In their experiments, Kogan et al. studied the properties of a single-electron transistor (SET): a two-dimensional island of electrons, about 100 nm in diameter, coupled to metallic electrodes in a specially fabricated semiconductor structure. Quantum mechanical screening of the spin of the confined electrons by those in the adjacent electrodes gives rise to a narrow many-body scattering resonance for electrons (named the Kondo resonance for its original explicator). Because this resonance is centered precisely at the Fermi energy (that is, the energy below which all free electron states are filled at absolute temperature T = 0) and because current is carried by states near the Fermi energy, the resonance is manifest as a strong enhancement of the conductance through the transistor. Because the resonance is narrow, the enhanced conductance is present only at very low temperatures (typically below 1 K in a SET) and at correspondingly low dc-bias voltages. Indeed, the low-temperature decrease in conductance with increasing dc bias was the first decisive signature of the Kondo effect in a SET—as reported in 1998 from the same MIT lab, headed by Kastner (2). Even before that time, theorists had predicted that an ac-bias voltage applied to an SET would, under the right circumstances, give rise to sidebands of the many-body Kondo resonance [see references in (1)], just as one might expect photon emission and absorption sidebands for an ordinary single-particle resonance. Why were the Kondo sidebands in Kogan et al. not seen in previous ac experiments (3)? Some differences in the present experiment include use of a smaller SET to increase the level spacing for confined electrons and use of a microwave cavity to reduce noise. The main difference, however, may be in the tuning of the many-body resonance width kBTK, where TK is the “Kondo temperature.” For Kondo sidebands to be visible and not quenched by decoherence, operation must occur in a narrow range kBTK < hf to separate the sidebands from the main resonance, with hf ∼ eVac to shift appreciable weight to the sidebands, and eVac < a few times kBTK to avoid decoherence. Kogan et al. were able to tune both the ac-bias voltage Vac and the Kondo temperature TK to be just right for their fixed ac frequency f.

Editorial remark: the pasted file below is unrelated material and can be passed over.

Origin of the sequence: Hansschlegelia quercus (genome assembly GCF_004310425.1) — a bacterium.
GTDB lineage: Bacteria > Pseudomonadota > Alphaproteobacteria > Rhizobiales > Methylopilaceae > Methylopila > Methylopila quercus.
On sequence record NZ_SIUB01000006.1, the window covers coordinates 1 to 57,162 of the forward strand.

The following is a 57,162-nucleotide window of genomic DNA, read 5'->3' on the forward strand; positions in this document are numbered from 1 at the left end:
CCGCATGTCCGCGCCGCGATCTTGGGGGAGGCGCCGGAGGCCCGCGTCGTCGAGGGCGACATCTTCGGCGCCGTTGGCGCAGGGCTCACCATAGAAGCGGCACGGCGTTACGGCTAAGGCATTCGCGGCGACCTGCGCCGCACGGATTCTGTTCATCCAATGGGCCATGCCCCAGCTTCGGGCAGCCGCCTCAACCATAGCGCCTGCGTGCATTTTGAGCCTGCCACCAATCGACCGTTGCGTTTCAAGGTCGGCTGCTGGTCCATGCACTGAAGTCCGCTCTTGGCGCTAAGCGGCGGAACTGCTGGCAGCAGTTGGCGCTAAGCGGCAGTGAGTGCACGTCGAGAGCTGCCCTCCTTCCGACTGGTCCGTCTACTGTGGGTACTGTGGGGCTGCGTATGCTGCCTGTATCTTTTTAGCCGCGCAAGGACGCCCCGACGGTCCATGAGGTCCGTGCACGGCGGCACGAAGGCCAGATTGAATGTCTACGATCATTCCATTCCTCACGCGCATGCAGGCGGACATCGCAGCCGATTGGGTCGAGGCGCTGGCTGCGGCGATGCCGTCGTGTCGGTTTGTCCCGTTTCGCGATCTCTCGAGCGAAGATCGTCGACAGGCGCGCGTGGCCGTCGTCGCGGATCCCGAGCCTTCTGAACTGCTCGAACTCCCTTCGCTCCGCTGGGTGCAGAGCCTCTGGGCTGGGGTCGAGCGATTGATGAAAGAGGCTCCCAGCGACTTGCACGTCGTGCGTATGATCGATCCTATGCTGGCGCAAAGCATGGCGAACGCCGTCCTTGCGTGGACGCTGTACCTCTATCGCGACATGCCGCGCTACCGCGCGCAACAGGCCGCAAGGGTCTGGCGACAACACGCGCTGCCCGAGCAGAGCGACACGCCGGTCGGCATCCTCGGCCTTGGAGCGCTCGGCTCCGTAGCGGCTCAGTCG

The Kondo resonance studied by Kogan et al. is of the conventional type. A free spin, coming from an odd number of confined electrons, interacts with a Fermi sea, namely the electrons in the metallic electrodes. The free spin entangles with the spins in the electrodes to form a total-spin-zero ground state, as shown schematically in the figure. Put very simply, when faced with two degenerate states—spin up and spin down for the confined electrons—the system forms a lower energy quantum mechanical superposition of the two. One could imagine similar superpositions of other degenerate states, and indeed a number of such variant Kondo effects have been observed in recent years, including the superposition of local states of spin 0 and spin 1, brought into degeneracy by a magnetic field (4), and a related two-stage Kondo effect in which conductance first increases and then decreases again as the dc bias approaches zero (5). Why the recent renaissance in Kondo physics, 70 years after the effect was first observed in metals and 40 years after Jun Kondo's theoretical explanation? The use of SET structures has been the key: Each structure constitutes a single Kondo “spin” that can be studied in isolation, and the bias voltage can be scanned without inducing heating, thereby allowing dc-bias spectroscopy. Indeed, there are strong hints that ordinary semiconductor point contacts near pinch-off spontaneously organize themselves into SETs, giving rise to a Kondo effect (6). The advantages of SET structures are not unique to semiconductors; pronounced Kondo resonances have recently been seen in carbon nanotubes (7) and single molecules (8) arranged in SET geometries.